On the opening drive, Jay Cutler threw a 19-yard touchdown pass to Zach Miller, but in windy conditions, Connor Barth missed the extra point wide right.[141] The Giants responded with Rashad Jennings' two-yard touchdown run, though former Bear Robbie Gould also missed the extra point when his kick hit the left upright. Barth kicked a 40-yard field goal on the following drive to give the Bears the 9-6 lead at the end of the first quarter. In the second quarter,[142] Howard helped the Bears record a 79-yard drive with a 27-yard run, ending the series with a one-yard touchdown run.[141] Gould kicked a 46-yard field goal to draw the Giants within one touchdown by halftime. The deficit eventually became a 22-16 lead when the Giants scored on their first two drives of the second half: Manning threw a nine-yard touchdown pass to Will Tye,[142] followed by errors from Demonte Hurst and Deon Bush resulting in a 15-yard touchdown pass by Manning to Sterling Shepard, though Gould missed the extra point on the latter's resulting PAT. After the two scores, the Bears defense improved and was able to hold the Giants to five consecutive punts, while punter Pat O'Donnell contributed with 54- and 67-yard punts.[141] However, the offense struggled, punting on all but two drives in the second half. Barth missed a 51-yard field goal when it hit the right upright early in the fourth quarter. Down by six points with three minutes left in the game, Cutler led the offense into Giants territory before the drive stalled: by the time the unit reached New York's 30-yard line, Cutler was sacked by Jason Pierre-Paul and fumbled before recovering his own ball, followed by an illegal shift penalty on Cameron Meredith that drew the Bears further back.[142] Cutler's underthrown pass to Marquess Wilson was intercepted by Landon Collins with 1:11 left in the game to seal the Giants victory.[141]

The already-depleted Bears roster suffered further injuries during the game. Starters Bobby Massie, Eddie Goldman, Mitch Unrein, Kyle Long, Kevin White and Kyle Fuller missed the game due to prior to injuries, while Alshon Jeffery remained suspended. In the game, Josh Sitton suffered an ankle injury, while Cre'Von LeBlanc left the game due to a concussion. Shortly before the end of the first half, Miller broke his right foot when Pierre-Paul stepped on it;[143] he was placed on injured reserve on Wednesday, ending his season.[144] Midway through the fourth quarter, Leonard Floyd was hospitalized after injuring his neck in a collision with Akiem Hicks, though he was later released.[143] To further add to the Bears' troubles, Jerrell Freeman was suspended a day after the game for four games; like Jeffery, he was suspended for using PEDs.[145] Later that day, Cutler was revealed to have suffered a shoulder injury in the game[146] and was placed on injured reserve on December 5.[147]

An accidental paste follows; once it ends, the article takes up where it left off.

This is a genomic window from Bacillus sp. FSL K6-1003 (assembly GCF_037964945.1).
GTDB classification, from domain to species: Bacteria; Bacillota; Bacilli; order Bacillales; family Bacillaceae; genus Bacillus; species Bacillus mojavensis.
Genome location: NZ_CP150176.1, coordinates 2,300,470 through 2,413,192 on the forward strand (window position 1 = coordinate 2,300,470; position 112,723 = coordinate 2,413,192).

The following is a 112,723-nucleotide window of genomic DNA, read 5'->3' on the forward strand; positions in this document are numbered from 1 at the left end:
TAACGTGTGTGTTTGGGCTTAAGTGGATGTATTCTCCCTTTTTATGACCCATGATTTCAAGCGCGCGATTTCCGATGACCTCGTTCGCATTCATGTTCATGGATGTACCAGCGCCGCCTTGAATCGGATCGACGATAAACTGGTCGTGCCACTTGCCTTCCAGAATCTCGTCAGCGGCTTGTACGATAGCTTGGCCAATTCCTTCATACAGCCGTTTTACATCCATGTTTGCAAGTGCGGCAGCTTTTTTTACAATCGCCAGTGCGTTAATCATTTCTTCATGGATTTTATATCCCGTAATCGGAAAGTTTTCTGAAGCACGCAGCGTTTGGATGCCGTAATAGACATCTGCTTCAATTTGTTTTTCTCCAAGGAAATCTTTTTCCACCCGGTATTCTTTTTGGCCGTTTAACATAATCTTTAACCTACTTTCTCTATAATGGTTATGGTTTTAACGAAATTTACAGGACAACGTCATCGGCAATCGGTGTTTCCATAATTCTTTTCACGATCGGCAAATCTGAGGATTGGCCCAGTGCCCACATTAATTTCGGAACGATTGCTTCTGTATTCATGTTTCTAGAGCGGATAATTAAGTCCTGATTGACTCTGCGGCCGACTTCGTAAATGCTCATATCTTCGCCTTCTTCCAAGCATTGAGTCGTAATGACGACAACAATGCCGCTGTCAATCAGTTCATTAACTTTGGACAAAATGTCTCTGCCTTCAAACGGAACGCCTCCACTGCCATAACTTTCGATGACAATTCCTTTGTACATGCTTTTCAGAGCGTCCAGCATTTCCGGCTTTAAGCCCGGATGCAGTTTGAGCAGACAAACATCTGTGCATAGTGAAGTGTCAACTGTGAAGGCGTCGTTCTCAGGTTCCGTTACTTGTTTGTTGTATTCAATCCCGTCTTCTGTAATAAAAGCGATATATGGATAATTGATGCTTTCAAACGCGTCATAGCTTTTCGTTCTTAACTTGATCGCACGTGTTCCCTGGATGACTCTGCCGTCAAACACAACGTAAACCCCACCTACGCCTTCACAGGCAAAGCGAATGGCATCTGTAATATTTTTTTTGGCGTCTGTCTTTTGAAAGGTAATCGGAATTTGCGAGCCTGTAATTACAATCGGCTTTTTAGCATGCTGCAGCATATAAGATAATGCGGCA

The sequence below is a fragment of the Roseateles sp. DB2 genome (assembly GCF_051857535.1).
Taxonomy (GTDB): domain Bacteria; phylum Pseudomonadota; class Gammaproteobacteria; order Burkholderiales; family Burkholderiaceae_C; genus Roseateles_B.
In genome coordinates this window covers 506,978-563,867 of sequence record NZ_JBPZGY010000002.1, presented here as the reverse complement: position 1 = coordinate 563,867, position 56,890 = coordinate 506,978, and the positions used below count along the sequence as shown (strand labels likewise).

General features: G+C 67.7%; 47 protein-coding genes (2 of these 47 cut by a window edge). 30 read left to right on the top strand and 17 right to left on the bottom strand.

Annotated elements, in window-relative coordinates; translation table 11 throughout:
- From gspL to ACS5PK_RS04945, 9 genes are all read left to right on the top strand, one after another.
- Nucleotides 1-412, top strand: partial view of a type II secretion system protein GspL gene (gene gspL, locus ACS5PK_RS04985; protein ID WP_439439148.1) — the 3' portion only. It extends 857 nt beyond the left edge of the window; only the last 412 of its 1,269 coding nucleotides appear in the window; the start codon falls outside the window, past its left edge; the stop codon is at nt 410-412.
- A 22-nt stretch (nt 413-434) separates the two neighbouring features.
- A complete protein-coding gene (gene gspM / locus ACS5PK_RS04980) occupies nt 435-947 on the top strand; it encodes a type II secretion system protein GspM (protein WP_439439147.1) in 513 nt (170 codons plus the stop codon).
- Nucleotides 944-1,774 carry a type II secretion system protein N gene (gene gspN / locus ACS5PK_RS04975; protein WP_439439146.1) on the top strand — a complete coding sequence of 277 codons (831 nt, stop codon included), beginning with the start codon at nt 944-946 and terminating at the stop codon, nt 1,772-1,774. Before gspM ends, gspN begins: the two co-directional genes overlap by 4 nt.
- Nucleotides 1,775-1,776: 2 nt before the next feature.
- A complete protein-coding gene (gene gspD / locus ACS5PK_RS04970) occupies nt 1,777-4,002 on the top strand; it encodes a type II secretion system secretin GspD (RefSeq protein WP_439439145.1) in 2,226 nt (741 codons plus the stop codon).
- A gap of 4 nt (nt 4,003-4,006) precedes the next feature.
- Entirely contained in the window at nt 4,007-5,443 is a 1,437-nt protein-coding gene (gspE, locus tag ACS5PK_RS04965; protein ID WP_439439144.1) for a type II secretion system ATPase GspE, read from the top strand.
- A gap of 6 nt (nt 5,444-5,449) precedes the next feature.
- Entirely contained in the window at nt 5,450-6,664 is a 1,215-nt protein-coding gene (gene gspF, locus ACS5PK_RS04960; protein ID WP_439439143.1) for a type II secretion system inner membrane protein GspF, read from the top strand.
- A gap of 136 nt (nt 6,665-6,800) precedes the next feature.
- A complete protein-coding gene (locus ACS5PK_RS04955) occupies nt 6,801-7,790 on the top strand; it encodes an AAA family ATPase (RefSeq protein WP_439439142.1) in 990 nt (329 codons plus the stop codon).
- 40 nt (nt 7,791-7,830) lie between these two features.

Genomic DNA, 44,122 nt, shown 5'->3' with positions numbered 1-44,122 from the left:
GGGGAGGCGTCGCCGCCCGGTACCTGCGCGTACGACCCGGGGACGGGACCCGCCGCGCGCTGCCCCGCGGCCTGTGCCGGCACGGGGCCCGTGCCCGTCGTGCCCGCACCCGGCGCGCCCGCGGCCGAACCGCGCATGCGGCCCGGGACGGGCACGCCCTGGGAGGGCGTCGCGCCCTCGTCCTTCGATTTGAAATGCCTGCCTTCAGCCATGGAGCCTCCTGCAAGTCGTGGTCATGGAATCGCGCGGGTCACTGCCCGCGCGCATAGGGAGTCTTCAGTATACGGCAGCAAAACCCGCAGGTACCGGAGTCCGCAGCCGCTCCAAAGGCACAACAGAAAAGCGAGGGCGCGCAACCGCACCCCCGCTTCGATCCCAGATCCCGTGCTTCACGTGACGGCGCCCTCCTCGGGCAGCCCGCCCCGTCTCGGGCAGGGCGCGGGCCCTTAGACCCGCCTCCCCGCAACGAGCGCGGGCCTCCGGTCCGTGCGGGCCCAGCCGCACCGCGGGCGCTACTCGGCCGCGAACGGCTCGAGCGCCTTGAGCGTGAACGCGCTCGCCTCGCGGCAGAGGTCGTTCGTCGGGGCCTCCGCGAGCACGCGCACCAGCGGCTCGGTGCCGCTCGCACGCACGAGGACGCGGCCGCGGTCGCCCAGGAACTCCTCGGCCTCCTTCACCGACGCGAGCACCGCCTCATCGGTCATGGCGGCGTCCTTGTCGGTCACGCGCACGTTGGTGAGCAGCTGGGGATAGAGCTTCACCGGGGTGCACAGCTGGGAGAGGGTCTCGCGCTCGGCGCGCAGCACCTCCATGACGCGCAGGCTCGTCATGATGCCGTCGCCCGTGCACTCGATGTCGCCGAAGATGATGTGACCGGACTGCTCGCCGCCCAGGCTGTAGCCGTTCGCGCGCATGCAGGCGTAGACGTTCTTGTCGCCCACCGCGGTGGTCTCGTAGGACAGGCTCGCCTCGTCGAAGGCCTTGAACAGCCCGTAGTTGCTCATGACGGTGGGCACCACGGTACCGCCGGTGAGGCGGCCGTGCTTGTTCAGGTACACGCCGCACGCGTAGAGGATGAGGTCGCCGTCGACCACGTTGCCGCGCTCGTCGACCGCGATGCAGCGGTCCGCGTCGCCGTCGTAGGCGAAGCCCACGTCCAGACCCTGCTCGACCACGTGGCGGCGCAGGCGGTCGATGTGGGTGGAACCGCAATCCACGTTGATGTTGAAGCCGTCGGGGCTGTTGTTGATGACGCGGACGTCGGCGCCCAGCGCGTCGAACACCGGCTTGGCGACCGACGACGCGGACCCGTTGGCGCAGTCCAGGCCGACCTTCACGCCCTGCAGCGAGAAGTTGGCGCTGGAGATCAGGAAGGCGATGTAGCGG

Week 12: vs. Tennessee Titans

In week twelve, the Bears hosted the 5-6 Tennessee Titans.[148] The Bears were 6-5 in the all-time series, most recently a 51-20 victory in 2012, though the Bears lost the last game in Chicago, a 31-24 defeat in 2008.[149] With Jay Cutler sidelined,[150] Matt Barkley made his first career NFL start against a Dick LeBeau-led defense that blitzed often; on second down, the Titans recorded 12 sacks, second-most in the league. For the Bears defense, they faced an offense powered by a running game featuring DeMarco Murray and Derrick Henry, while quarterback Marcus Mariota led a unit that ranked eighth in the NFL in five-minute drives and a fifth-ranked third down conversion rate. Despite the recent woes, Jeff Joniak wrote the Bears needed to maintain a high morale and allow younger players to develop, both as players and as a team.[148]